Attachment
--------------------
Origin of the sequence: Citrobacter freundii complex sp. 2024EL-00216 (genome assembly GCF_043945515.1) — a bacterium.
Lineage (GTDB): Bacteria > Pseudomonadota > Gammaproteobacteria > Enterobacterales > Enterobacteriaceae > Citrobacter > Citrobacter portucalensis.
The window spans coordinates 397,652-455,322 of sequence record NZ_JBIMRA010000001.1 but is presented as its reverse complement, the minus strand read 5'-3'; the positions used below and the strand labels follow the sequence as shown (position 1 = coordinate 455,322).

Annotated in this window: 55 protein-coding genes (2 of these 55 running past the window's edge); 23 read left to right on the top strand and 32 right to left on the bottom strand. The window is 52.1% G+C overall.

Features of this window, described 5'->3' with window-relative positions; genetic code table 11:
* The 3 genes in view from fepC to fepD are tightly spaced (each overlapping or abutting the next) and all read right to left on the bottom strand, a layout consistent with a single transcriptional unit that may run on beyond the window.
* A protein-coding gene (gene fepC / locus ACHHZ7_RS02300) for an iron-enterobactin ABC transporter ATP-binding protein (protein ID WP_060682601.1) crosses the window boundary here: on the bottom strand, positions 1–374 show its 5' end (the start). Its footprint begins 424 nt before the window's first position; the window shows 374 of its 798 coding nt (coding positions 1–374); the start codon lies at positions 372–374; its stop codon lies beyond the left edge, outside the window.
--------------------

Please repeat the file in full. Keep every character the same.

Origin of the sequence: Citrobacter freundii complex sp. 2024EL-00216 (genome assembly GCF_043945515.1) — a bacterium.
Lineage (GTDB): Bacteria > Pseudomonadota > Gammaproteobacteria > Enterobacterales > Enterobacteriaceae > Citrobacter > Citrobacter portucalensis.
The window spans coordinates 397,652-455,322 of sequence record NZ_JBIMRA010000001.1 but is presented as its reverse complement, the minus strand read 5'-3'; the positions used below and the strand labels follow the sequence as shown (position 1 = coordinate 455,322).

Annotated in this window: 55 protein-coding genes (2 of these 55 running past the window's edge); 23 read left to right on the top strand and 32 right to left on the bottom strand. The window is 52.1% G+C overall.

Features of this window, described 5'->3' with window-relative positions; genetic code table 11:
* The 3 genes in view from fepC to fepD are tightly spaced (each overlapping or abutting the next) and all read right to left on the bottom strand, a layout consistent with a single transcriptional unit that may run on beyond the window.
* A protein-coding gene (gene fepC / locus ACHHZ7_RS02300) for an iron-enterobactin ABC transporter ATP-binding protein (protein ID WP_060682601.1) crosses the window boundary here: on the bottom strand, positions 1–374 show its 5' end (the start). Its footprint begins 424 nt before the window's first position; the window shows 374 of its 798 coding nt (coding positions 1–374); the start codon lies at positions 372–374; its stop codon lies beyond the left edge, outside the window.